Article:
We found elevated levels of lysozyme in SLE patients. Previous studies reported an elevation of this enzyme in response to microbial exposure and alterations in intestinal permeability (33, 34, 75). Bacterial exposure increases monocyte/macrophage and neutrophil activation (76, 77). Activated macrophage produce proinflammatory cytokines such as IL-6 and TNF-α can increase the production of lysozyme (33, 78). Although we did not find significant differences in LBP or FABP2 levels, we observed significant positive correlations between lysozyme levels and sCD14, LBP and FABP2. This suggests a relationship and possible common stimulus for these factors. Interestingly, the positive correlations between these factors appear to be novel and have never been reported in SLE.

Our analyses also indicated that the SLE cohort possesses increased levels of CXCL16 compared to healthy controls. CXCL16 is an important chemokine participating in host defense and acts as a mediator of innate immune responses (79). Recent studies showed the involvement of CXCL16 in SLE patients (51, 80). In addition to macrophages and dendritic cells, CXCL16 is also produced by keratinocytes, where it plays an antimicrobial role (79). Qin et al. (51) reported higher levels of CXCL16 in SLE patients with cutaneous disease compared to subjects without cutaneous involvement. We did not observe any correlation between CXCL16 levels and disease activity in male and female SLE patients (data not shown). Endotoxemia also increases the levels of CXCL16 (81). Increased levels of CXCL16 in SLE cohort might be due to the exposure of bacterial products. CXCL16 is recognized as a novel class of scavenger receptor. The role of scavenger receptors in the uptake of modified LDL is well-reported (82). Moreover, involvement of CXCL16 in the phagocytosis of both Gram-negative and Gram-positive bacteria was also documented (46). A positive correlation between CXCL16 and sCD14 in our study further substantiate the involvement of bacterial products for the elevation of CXCL16 in SLE patients. Binding of LPS with CD14 leads to the activation of various signaling cascades including NF-κB and drives the induction of CXCL16 (81). It is reported that LPS binds to lipoproteins and the resulting LPS-lipoprotein complex undergoes receptor-mediated endocytosis (63, 83). As a scavenger receptor, elevated levels of CXCL16 appears to be a compensatory mechanism to neutralize LPS-lipoprotein complexes. Considering these observations, it is likely that the increased level of CXCL16 in SLE cohorts results from bacterial exposure. Follow-up studies will be necessary to clarify the functional role of CXCL16 in the transport of bacterial products and its receptor-mediated neutralization.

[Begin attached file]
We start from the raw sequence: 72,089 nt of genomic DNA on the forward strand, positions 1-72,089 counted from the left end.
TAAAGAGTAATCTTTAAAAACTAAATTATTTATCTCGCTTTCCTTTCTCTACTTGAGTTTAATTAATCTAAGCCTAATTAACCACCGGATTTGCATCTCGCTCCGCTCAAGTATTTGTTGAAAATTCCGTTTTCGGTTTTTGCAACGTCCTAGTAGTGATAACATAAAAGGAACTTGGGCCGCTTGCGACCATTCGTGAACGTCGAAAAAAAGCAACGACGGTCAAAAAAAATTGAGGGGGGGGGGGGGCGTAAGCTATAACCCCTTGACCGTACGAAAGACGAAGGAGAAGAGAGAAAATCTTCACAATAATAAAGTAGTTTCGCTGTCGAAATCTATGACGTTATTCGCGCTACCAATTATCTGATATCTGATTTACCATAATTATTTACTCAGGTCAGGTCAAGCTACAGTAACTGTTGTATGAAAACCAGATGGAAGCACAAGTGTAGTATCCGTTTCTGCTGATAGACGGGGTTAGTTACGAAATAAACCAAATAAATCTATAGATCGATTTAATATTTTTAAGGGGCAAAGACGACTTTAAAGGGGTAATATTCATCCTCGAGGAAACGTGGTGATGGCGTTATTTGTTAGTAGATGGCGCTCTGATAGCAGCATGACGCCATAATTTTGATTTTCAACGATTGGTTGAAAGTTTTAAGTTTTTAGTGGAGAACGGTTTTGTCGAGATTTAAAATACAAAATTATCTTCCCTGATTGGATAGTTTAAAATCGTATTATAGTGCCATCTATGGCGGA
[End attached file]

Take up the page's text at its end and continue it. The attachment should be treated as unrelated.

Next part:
Galectin-3 acts as a regulator of innate immunity or as a pattern-recognition receptor (84, 85). Plasma galectin-3 levels have been reported to be significantly elevated in SLE (38). However, our analysis of galectin-3 levels did not reveal significant alterations. The differences in results between these studies could reflect the male to female ratio or disease severity. Shi et al. (38) used a predominantly female cohort with a SLEDAI score average of 12.5 as compared to our cohort, which included 43% males, and subjects with an average SLEDAI score of 4.9. Yet following gender stratification of our SLE subjects, the female cohort showed no signs of increase in galectin-3 levels. Moreover, we did not observe a correlation between disease activity and galectin-3 levels (data not shown). Therefore, further studies are required to elucidate the role galectin-3 in the pathology of SLE. Interestingly, a positive correlation between galectin-3 with sCD14, lysozyme, and LBP in our study suggests the involvement of bacterial exposure as a common stimulus.